At the end of Paul’s letter to the church at Rome, he sends greetings to “Priscilla and Aquila, my fellow workers in Christ Jesus” (Rom 16:3). So they evidently came from Rome in Italy and found their way back there, possibly visiting family, or perhaps they were able to return more permanently. But we find them later on ministering in Ephesus alongside Paul and discipling Apollos who was a great preacher who needed some more theological training.
So this marriage was obviously a ministry marriage, as every marriage should be. Marriage is not merely for our enjoyment and selfish pleasure. Through marriage God is providing us with a ministry partner and what a gift it is to be able to serve the Lord together.
In the other instances where this couple is mentioned, they are always mentioned together and Priscilla is mentioned first, so she was evidently not a silent partner either.
This is surely a testimony to the vital role that women play in marriage and ministry. Headship in the family and the church is assigned to men, but that shouldn’t mean that women are consigned to the kitchen. Women are co-workers, fellow-labourers in gospel ministry. As a women, you may be a wife or a mother, but you are first and foremost a servant of Christ and a minister of the gospel. Never let your gospel calling become buried under piles of washing and dishes.
Claudius – Chrestus
The text says he was a Jew and was expelled by an order from Claudius. There is an ancient biography on the life of Claudius which mentions this edict and gives the reason “As the Jews were making constant disturbances at the instigation of Chrestus, he banished them from Rome.” Most scholars understand that to be a reference to Christ. Before Christianity was recognised and established as a religion in its own right, it was seen as a sect of Judaism and one that was causing a great deal of disturbance throughout the empire by proclaiming Jesus as the Christ, the messiah.
So it would seem that the gospel has already made its way to Rome ahead of Paul and was turning that part of the world upside down, even as we see it doing in every place in the book of Acts. Priscilla and Aquilla were thus Jewish by ancestry but Christians by faith and the Christians throughout the empire found each other out in order to support and encourage one another. That’s what the greetings at the end of each of the N.T letters are all about – Christians staying in touch, Christians sharing fellowship and communicating mutual concern. It’s not that Paul didn’t know how else to close his letters, it’s that this was a vital aspect of Christian partnership in the gospel, Christian fellowship.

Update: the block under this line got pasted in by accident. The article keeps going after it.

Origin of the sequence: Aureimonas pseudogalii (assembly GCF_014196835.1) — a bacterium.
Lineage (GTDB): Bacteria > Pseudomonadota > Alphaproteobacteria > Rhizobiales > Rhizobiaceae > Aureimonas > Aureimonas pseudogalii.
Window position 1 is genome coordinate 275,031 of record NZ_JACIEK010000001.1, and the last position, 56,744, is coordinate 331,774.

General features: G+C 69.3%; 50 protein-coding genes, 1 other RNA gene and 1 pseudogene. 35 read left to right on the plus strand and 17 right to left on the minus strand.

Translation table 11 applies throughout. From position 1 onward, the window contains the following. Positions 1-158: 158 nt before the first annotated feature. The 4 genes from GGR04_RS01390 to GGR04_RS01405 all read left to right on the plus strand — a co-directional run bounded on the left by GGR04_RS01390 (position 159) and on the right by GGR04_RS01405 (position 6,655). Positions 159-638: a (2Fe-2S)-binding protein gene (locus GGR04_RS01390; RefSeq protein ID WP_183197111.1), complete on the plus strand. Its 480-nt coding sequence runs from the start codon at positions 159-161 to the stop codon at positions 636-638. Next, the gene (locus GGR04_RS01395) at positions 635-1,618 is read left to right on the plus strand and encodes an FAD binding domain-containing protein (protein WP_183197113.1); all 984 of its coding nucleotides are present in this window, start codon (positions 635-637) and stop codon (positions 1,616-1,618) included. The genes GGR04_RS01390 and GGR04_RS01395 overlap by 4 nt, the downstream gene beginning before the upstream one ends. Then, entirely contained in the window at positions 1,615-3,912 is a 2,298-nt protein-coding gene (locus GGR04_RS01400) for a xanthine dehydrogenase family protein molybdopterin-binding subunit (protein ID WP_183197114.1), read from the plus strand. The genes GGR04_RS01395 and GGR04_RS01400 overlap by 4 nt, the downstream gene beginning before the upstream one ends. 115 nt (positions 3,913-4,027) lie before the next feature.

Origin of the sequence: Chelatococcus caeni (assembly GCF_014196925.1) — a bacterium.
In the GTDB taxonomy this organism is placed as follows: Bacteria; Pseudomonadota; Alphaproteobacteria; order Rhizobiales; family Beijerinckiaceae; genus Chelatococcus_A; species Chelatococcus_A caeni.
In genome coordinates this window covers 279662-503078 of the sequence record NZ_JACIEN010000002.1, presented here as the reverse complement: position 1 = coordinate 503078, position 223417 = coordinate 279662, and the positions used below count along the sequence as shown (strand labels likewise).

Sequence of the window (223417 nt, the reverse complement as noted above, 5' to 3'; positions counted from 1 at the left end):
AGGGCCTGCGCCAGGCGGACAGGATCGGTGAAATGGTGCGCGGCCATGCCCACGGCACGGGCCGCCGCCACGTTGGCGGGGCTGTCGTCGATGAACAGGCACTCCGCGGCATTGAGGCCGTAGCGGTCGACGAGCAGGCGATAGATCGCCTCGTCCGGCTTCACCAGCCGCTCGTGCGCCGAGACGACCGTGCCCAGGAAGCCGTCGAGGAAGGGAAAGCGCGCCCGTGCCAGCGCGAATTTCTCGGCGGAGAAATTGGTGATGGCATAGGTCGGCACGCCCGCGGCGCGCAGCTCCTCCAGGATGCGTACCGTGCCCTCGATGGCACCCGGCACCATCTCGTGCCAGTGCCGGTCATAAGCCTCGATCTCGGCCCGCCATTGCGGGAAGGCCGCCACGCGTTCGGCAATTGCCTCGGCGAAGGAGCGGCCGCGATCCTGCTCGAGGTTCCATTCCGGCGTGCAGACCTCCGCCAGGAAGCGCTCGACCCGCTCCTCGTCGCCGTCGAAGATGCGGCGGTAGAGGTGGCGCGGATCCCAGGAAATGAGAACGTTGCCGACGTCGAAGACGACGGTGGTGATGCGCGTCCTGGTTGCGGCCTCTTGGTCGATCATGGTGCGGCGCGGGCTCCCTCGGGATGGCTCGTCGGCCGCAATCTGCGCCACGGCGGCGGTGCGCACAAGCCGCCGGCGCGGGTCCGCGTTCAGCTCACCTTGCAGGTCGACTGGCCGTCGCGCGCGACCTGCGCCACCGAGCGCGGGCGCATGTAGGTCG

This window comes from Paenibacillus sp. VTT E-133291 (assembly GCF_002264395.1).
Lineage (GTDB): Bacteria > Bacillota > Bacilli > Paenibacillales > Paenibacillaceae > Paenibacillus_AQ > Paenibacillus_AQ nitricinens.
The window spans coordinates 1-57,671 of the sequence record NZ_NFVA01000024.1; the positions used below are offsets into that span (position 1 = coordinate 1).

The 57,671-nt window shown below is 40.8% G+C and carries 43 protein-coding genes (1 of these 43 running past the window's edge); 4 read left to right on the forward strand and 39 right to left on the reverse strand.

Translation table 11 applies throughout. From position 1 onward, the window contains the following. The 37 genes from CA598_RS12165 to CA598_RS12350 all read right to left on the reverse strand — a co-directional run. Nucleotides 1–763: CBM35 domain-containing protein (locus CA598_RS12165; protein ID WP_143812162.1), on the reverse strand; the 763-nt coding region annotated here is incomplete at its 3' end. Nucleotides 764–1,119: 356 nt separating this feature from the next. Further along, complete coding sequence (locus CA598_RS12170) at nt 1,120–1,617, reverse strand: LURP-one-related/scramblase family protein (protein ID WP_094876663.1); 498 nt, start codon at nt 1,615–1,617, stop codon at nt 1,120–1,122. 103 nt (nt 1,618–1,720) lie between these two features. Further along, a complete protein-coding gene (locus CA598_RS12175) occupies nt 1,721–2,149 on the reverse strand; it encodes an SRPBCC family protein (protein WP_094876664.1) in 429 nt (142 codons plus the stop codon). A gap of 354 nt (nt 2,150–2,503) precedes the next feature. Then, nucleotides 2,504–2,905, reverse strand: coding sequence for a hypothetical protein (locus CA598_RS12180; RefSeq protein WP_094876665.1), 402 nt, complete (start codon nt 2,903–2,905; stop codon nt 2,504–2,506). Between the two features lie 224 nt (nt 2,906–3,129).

We are ministers together, partners together in marriage, in ministry, in the church. There is no such thing as lone Christians, when we are saved we are saved into Christ and into His body. We become member together of one body, inter-dependant on one another.
Application: Wherever you are, do you seek out and fellowship with believers. Is your life inter-meshed with other believers where you work and eat and play and pray together? If this was vital for Paul, we better understand how vital it is for us.
Midweek fellowship – make it a priority next year.
3: Ministry and provision (18:3-5)
In this case, they not only ministered together, they worked together. Vs 3 says they were of the same trade, which the text goes on to say was “tent-making.” They literally manufactured tents, or worked in leather, or both.
This, of course, speaks to the sanctity of work. When God calls someone to Christ, He doesn’t call them out of this world, but to do ministry in this world and ministry in this world involves food and clothes and shelter and the other daily necessities of life.
Paul was trained as a Jewish Rabbi and Rabbi’s were required to learn a trade as part of their training. The Bible doesn’t separate secular and sacred occupations. Christ doesn’t call some Christians to sacred gospel ministry and others to secular occupations whose only value is to support those in ministry.
In Corinthians and Thessalonians (1 Thess 2:9, 2 Thess 3:8; 2 Cor 12:13) Paul spoke about what we see here in Acts, that he diligently laboured with his own hands to support his ministry and the ministry of his co-workers. So it seems that Paul’s tentmaking business was at times used to support the gospel ministry of Timothy and Titus and others. The idea that work is an unnecessary distraction from gospel ministry, is foreign to the Bible and would have been nonsense to Paul. At times he chose to work in order to be an example to other believers and to avoid any questions being raised as to his motives. Many false teachers were in the ministry for the money and Paul wanted to be sure not to be associated with them, so he sometimes refused any financial support from those he ministered to.
Application: Unreached tentmaking
Sometimes this is what it takes to reach out with the gospel in a particular region.